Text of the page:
First, I will deal with my noble friend Lord Maxton’s point that the ability to raise taxes defines the characteristics of a sovereign Parliament.
I thought my noble friend Lord Maxton said that. I am sorry; it was my noble friend Lord Sewel. If I had had a private conversation with the noble Lord, I might have been able to reveal that beforehand. The noble Lord, Lord Kerr, in part of his contribution that was very helpful, blew that out of the water. States in the United States of America have, within the federal structure, the ability to raise taxes without being sovereign. Across the world, I am sure there are many other examples that I do not know about of devolved Administrations having the power to raise taxes within constitutions that deny them sovereignty. I am certain that I could find them if I had the research facilities available to me.
I will not make a smart-alec point—although I should not say “Smart Alec” in this context in this debate—about other states that can raise taxes. I follow the noble Lord’s argument, which I absolutely respect. However, I respectfully suggest that he needs to distinguish between the ability to raise taxes and the ability to create new taxes. The point that his noble friend and I were making is that this clause gives the Scottish Parliament the power to create completely new taxes. His noble friend argued, as I did, that that is distinct from being able to raise taxes. There are states in the US that can set the sales tax but, as far as I am aware, do not have the freedom to invent completely new taxes. However, I might be wrong about that.
Someone had to create the sales tax in the first place. I might be wrong but I do not think that in the United States the creation of a sales tax is a federal function that is then devolved to the states.
May I just answer this point first, if noble Lords will allow me? I am perfectly willing to try to dredge up examples as I stand here, but it would be pointless. I fundamentally disagree, as does the noble Lord, Lord Kerr, that the difference between creating new taxes and raising taxes is as fundamental as the noble Lord, Lord Forsyth, says it is. There is very little meeting of minds between us in this, but there is no meeting of minds even in relation to that.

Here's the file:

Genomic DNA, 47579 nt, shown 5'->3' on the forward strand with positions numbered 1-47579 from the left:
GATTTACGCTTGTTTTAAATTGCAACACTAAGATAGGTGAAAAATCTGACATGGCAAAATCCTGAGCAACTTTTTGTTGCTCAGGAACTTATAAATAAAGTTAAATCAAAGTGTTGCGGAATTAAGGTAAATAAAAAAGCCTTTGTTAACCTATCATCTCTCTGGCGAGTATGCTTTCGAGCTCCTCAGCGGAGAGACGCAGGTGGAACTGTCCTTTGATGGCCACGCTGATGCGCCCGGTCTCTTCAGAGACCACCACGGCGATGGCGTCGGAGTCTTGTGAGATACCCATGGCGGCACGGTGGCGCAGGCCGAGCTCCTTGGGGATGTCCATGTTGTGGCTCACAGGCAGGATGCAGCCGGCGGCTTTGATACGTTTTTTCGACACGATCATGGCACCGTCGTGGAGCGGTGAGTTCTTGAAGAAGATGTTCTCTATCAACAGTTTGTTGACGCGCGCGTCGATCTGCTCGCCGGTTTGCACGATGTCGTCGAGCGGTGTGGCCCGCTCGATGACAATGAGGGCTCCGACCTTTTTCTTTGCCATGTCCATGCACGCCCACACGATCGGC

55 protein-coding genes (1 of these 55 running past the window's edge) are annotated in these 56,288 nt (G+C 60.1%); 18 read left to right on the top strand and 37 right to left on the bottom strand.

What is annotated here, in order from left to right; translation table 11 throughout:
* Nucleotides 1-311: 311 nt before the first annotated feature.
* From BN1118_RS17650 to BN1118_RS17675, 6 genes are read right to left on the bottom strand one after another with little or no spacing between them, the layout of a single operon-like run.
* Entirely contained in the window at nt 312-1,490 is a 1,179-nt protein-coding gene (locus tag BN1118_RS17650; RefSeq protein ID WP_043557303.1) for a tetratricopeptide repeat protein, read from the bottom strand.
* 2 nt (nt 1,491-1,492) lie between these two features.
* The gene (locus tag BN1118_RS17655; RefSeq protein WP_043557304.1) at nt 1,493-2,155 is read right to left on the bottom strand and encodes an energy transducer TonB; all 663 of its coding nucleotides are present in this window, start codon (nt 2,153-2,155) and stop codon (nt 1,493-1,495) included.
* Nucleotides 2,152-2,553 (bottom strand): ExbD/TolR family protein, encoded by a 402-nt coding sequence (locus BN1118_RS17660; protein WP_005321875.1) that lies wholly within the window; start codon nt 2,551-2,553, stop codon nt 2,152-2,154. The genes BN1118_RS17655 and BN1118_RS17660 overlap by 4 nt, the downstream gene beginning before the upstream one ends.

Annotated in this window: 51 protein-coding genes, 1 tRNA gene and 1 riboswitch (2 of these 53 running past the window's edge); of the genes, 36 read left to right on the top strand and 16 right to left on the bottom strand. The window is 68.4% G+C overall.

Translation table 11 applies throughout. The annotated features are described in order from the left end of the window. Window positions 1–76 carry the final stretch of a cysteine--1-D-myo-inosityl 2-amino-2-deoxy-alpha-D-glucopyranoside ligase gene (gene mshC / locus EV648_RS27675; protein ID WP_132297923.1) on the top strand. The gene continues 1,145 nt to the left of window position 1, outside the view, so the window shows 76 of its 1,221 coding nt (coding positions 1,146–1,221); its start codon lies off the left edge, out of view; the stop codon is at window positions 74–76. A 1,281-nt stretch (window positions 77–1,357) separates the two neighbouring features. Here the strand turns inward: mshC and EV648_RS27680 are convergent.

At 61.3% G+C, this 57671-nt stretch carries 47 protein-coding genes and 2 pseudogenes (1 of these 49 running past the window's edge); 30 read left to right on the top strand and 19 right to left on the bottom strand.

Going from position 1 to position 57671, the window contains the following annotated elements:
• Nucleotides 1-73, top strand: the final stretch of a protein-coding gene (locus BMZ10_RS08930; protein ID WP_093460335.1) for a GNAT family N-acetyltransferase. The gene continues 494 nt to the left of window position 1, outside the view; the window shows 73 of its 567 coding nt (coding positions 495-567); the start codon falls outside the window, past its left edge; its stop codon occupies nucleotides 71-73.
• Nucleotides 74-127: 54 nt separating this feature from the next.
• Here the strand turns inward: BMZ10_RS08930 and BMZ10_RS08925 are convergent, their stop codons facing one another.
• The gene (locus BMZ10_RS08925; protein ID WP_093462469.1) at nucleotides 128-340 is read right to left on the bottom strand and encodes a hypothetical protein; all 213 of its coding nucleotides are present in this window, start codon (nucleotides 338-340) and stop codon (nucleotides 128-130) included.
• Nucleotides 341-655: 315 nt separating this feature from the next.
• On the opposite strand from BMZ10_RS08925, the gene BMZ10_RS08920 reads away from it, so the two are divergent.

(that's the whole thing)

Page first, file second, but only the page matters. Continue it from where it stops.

I am grateful to my noble friend for giving way. The comparison to the United States is very ill judged. The United States is a federal system. The United Kingdom is a unitary state with devolved Administrations, which is fundamentally different when you talk about sovereignty.
We have already had the benefit of a very interesting contribution from my noble friend Lord Morgan, which I will read with care, about the Protean nature of sovereignty. I merely responded to the point that I understood my noble friend Lord Sewel to make—that the defining characteristic of sovereignty relates to taxation. He seems to be conceding the point that it does not. I am sure that if we all read what the noble Lord, Lord Morgan, said this afternoon and perhaps read more extensively what he has probably written on the subject, we will conclude that it does not. I make the point in passing that I do not think taxation is the defining issue of sovereignty.
On the genesis of the power, the noble Lord, Lord Forsyth, asked whether it was recommended by Calman. The true answer to that is that it was not, but the power has its roots in the recommendation of the Calman commission, which concluded:
“The Scottish Parliament should be given a power to legislate with the agreement of the UK Parliament to introduce specified new taxes that apply across Scotland”.
I am not entirely sure whether that statement has a sufficient shock effect for the noble Lord, Lord Forsyth, as I think he indicated that he would be surprised if Calman recommended that. However, there can be no doubt that the Bill goes further than this. As I said, the power was not recommended by Calman but it has its roots in the recommendation of the Calman commission.
The Bill goes further than the recommendation, not only prescribing a much wider power for the creation of new Scottish taxes, which is the concern of the noble Lord, Lord Forsyth, but allowing for the future devolution of existing UK taxes, as Scottish Financial Enterprise and the Scottish Affairs Select Committee, to which I have previously referred, have pointed out. However, there is also no doubt that the breadth of this provision answers a specific call for the further flexible development of the devolution settlement. That is why it is so important to the Bill and of such great significance and cannot be dismissed as a small step. I say that with all due respect to the noble Lord, Lord Steel. It is a very significant step in the devolution settlement. I agree with the noble Lord, Lord Forsyth, that it is a pity that this measure has not been accorded due significance in public debates by those who should have known about it.